admin | June 13, 2016
Food goes to waste far too often. Harvests rot before they are sold, or families purchase more than they can consume, and the remainder goes bad.
So how do you ensure that a huge harvest of bananas doesn’t go brown? Make wine.
A group of farmers in Uganda is transforming bananas into a product with a longer shelf life—banana wine.
Elizabeth Nsimadala once struggled to feed her family and send her two children to school. Now, the 36-year-old is a founding member of a group of women farmers who are making a good income with banana wine.
A few years ago, an NGO visited Mrs. Nsimadala’s village in southern Uganda and taught local farmers how to grow and harvest bananas. Her banana harvest increased, but she was left with a problem: overproduction.
She explains: “The project, which was supposed to be a blessing to the communities, became a problem because there was overproduction, [so] the prices decreased. So, instead of getting money from bananas, a bunch went as low as 500 Ugandan shillings [$0.15 US].”
Bananas were no longer worth selling because the price was so low and the cost of transporting them to market so high. So farmers began feeding them to animals.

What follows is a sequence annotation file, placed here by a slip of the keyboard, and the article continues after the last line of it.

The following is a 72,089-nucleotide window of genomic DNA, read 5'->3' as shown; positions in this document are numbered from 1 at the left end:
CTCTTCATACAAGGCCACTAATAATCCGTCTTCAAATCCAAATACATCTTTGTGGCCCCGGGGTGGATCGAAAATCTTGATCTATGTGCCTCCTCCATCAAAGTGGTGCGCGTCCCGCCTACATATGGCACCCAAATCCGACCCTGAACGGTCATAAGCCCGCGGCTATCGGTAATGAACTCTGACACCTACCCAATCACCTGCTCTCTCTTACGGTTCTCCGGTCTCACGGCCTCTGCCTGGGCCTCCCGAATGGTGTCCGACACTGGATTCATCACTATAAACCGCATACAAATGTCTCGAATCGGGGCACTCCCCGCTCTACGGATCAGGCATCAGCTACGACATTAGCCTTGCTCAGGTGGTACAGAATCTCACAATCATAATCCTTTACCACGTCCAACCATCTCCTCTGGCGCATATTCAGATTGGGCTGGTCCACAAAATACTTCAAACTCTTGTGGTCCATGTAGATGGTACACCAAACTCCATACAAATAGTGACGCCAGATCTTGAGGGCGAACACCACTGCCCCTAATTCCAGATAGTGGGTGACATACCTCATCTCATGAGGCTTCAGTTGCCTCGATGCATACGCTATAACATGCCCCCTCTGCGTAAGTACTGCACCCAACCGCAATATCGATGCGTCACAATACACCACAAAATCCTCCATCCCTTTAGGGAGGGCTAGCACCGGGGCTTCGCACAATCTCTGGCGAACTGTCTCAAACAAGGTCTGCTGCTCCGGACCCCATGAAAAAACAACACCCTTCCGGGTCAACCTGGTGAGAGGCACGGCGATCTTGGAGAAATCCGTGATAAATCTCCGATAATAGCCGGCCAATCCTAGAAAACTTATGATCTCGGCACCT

But no longer. Mrs. Nsimadala and other women in her area have learned to make banana wine. Simply transforming the bananas into wine has increased her income.
She explains: “A bunch … can go for $10 [US], but once processed, you can make a net profit of $200 [US], which is unbelievable to many. To me, it’s a reality because I am doing it. We are doing it and we are getting the results.”
Transforming the excess bananas has created more income for Mrs. Nsimadala and her fellow farmers. But it also ensures that their hard work isn’t wasted.
Food waste has become a big concern. Nana Osei-Bonsu is the chief executive officer of Private Enterprise Foundation in Ghana. She says that too many people who need food don’t have the money to buy it. This is happening at the same time that food is going to waste because selling prices are too low to cover the cost of transporting the harvest to market.
Mrs. Osei-Bonsu says the problem of wasted food is linked to a lack of infrastructure, affordable transportation, and harvesting techniques. She says that farmers too often wait until fruit is fully ripe before harvesting, and then must sell or eat the fruit within a few days. Harvesting earlier would leave more time for the food to be transported to market and sold.
She adds: “[There’s] $4 billion [US] equivalent of food losses in a year in the continent, and if you can conceptualize what $4 billion can do to alleviate poverty in our various countries, then you can understand the waste and the economic deprivation that food loss is causing the continent.”
To read the full story on which this article is based, African farmers seek creative solutions to cut back on food waste, go to: https://fsrn.org/2016/05/african-farmers-seek-creative-solutions-to-cut-back-on-food-waste/
Photo: Elizabeth Nsimadala Credit: One.org